• Quite recently, I agreed to be one of four authors, by invitation, for a new—and different—introductory textbook, already under contract (Cognella Press, CA), for courses in Hebrew Bible/Old Testament. What makes this project unique, and why I agreed to participate, is its orientation: To introduce students and beginning instructors in a comparative manner to the other historic literatures, civilizations, cultures, civilizatons, and empires of the ancient Middle/Near East. To the best of our collective knowledge, there is no other such textbook available. This international team are all colleagues who already teach such introductory courses, and have agreed to “field test” the manuscript in our courses once it becomes available. (Publication date is the end of 2016, and has been tentatively entitled The Scriptures of Ancient Judaism.) Hence Project #2

I will also be revising at least one article already accepted for publication.

BTW, I have also accepted two other invitations: (1) To serve as the External Reviewer for the MA Program in Holocaust and Genocide Studies at Richard Stockton College, Pomona, NJ, in April, 2015; and (2) To present a paper tentatively entitled “The State and Fate of the Jews in the Ottoman Empire and the Early Republic during World War I: A Necessary Part of the Conversation” at a conference in New York City in May, 2015, entitled “World War I and the Non-Turkish Minorities in the Ottoman Empire: Armenians, Assyrians, and Greeks”. (2015 is the 100th Anniversary of the second Armenian Genocide; the first took place under the Sultan Abdul Hamid II, the last Caliph of the Ottoman Empire prior to World War I; and the second under the so-called secular Republic under the leadership of Kemal Ataturk.)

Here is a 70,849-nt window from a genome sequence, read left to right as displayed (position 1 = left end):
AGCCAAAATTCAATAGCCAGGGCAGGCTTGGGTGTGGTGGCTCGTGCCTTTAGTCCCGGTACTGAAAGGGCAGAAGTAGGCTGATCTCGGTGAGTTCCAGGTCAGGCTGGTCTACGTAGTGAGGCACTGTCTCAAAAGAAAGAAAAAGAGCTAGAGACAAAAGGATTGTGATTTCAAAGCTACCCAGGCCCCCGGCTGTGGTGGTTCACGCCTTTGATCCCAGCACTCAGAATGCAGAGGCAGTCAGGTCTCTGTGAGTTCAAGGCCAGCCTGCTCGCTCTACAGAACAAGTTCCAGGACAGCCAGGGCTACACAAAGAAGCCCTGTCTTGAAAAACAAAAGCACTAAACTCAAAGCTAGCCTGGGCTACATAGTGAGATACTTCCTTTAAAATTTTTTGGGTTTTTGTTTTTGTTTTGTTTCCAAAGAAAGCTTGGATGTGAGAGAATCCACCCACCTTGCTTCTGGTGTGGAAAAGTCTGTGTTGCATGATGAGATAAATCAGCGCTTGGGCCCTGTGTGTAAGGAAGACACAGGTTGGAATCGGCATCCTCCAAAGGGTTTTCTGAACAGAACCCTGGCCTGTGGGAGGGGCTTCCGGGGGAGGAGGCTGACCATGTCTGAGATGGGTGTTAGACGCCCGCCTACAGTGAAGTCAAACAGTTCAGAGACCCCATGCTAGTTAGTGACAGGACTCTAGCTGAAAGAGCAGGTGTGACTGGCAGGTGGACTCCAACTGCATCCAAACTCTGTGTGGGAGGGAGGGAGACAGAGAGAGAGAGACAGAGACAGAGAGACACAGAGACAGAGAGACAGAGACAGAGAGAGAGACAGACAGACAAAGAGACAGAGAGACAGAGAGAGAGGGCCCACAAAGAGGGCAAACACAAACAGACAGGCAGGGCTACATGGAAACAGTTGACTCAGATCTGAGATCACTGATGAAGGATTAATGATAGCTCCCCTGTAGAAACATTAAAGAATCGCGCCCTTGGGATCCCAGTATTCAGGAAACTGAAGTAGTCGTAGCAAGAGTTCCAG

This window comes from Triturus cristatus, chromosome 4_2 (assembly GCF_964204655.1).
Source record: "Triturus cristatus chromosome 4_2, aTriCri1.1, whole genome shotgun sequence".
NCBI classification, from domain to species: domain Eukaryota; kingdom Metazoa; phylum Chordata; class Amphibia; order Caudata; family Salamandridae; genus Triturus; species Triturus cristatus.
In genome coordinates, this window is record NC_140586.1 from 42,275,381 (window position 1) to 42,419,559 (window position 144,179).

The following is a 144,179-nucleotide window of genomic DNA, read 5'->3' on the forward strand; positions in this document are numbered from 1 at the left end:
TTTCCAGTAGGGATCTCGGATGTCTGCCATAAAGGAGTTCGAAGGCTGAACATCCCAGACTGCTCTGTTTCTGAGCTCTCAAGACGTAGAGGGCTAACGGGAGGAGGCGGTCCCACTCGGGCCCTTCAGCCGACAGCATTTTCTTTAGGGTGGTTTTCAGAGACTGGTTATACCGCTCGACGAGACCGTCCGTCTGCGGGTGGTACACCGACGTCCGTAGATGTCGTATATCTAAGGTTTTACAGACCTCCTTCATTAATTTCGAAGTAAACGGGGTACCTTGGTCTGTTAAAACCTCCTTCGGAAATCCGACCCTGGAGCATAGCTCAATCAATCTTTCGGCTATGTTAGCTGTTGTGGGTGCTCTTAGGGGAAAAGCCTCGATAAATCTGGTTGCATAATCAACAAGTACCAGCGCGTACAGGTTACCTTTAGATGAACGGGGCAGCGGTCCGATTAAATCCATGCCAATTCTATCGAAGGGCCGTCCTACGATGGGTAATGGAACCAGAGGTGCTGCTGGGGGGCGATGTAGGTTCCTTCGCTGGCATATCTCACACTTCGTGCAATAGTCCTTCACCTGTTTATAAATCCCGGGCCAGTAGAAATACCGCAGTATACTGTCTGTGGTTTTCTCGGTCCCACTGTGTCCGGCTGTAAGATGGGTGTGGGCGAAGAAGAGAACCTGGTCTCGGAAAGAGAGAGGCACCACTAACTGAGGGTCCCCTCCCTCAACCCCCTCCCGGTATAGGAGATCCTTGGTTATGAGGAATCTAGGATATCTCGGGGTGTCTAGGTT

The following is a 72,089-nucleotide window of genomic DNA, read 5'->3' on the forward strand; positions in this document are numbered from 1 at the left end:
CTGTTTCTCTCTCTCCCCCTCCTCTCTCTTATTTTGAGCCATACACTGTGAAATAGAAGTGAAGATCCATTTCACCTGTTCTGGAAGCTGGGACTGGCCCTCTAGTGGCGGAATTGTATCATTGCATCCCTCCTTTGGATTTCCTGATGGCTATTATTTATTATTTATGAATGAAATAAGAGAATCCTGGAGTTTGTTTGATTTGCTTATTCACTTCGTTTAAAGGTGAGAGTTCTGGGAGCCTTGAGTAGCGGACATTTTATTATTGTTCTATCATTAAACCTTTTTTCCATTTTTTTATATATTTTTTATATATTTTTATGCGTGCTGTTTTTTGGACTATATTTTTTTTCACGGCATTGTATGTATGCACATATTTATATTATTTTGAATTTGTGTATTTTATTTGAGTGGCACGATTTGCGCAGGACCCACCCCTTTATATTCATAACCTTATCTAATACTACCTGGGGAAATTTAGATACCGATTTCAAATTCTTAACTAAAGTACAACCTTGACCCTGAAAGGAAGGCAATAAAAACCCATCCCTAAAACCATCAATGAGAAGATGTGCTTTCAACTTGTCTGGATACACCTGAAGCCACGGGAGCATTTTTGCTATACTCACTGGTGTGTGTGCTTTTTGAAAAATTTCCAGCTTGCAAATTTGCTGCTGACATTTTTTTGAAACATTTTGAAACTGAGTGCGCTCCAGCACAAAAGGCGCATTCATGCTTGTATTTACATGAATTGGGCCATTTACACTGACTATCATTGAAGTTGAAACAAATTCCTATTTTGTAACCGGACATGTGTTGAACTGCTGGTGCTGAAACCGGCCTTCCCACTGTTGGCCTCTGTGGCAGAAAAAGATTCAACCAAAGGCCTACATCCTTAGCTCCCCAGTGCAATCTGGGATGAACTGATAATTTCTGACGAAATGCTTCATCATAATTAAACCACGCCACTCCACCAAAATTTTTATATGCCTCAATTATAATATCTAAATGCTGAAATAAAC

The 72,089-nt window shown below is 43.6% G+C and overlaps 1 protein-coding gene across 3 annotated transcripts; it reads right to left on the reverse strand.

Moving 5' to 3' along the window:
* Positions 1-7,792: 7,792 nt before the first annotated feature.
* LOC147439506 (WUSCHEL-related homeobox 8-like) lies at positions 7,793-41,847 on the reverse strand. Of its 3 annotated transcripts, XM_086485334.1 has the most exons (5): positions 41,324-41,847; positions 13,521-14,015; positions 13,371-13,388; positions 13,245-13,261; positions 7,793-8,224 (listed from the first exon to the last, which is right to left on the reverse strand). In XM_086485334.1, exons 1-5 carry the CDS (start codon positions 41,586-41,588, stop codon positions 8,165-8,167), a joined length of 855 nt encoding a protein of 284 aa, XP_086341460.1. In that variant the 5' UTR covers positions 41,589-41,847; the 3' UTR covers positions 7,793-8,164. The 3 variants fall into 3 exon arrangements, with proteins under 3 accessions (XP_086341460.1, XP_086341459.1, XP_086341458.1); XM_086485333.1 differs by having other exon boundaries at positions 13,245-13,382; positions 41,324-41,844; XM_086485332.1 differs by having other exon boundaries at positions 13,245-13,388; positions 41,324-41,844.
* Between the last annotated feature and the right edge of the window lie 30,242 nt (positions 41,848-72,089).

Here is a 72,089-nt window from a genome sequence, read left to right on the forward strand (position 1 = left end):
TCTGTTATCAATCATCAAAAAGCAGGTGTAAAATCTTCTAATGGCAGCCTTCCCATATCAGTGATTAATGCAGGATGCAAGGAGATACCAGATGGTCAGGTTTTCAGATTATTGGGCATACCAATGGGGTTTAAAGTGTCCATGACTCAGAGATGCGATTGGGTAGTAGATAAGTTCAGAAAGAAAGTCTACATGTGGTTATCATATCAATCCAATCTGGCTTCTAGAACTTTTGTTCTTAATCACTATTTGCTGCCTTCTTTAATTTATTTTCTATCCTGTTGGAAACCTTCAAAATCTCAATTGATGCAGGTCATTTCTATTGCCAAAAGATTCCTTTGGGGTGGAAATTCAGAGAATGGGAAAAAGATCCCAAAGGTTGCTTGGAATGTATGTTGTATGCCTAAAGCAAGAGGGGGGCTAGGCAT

So my advice to myself now that 2015 has begun and my sabbatical has started: Time to get busy! And I promise to keep you updated as I proceed.

Rant, Screed, or Valid Critique?

The Study of JudaismDictionarily, the difference between a screed and a rant is the difference between written and oral discourse. What joins them together is a certain angry compulsion to “get the word out”, “wake up the lethargic” and/or, not without a certain brazenness, “right the wrong”. All-too-often, the words chosen are themselves hostile, and, rather than engaging the reader or listener, they serve to close the very doors they were originally intended, perhaps, to open.

Not so with Professor Aaron Hughes’s latest commentary on the, for him, sad state of Judaic Studies, my own subfield in the academic study of religion. Hughes, Ph.D. Indiana University and Philip S. Bernstein Professor of Jewish Studies at the University of Rochester, wrote a piece “Jewish Studies Is Too Jewish” in The Chronicle Review of The Chronicle of Higher Education on March 24, 2014, and which, in many ways, was an all-too-brief summary of his recent book The Study of Judaism: Authenticity, Identity, Scholarship (Albany: Suny Press, 2013; 1672 pages). Both the book and article have evoked fascinating responses from, among others, Michael Satlow (Brown University), and Zachary Braiterman (Syracuse University). More on this in a bit. Continue reading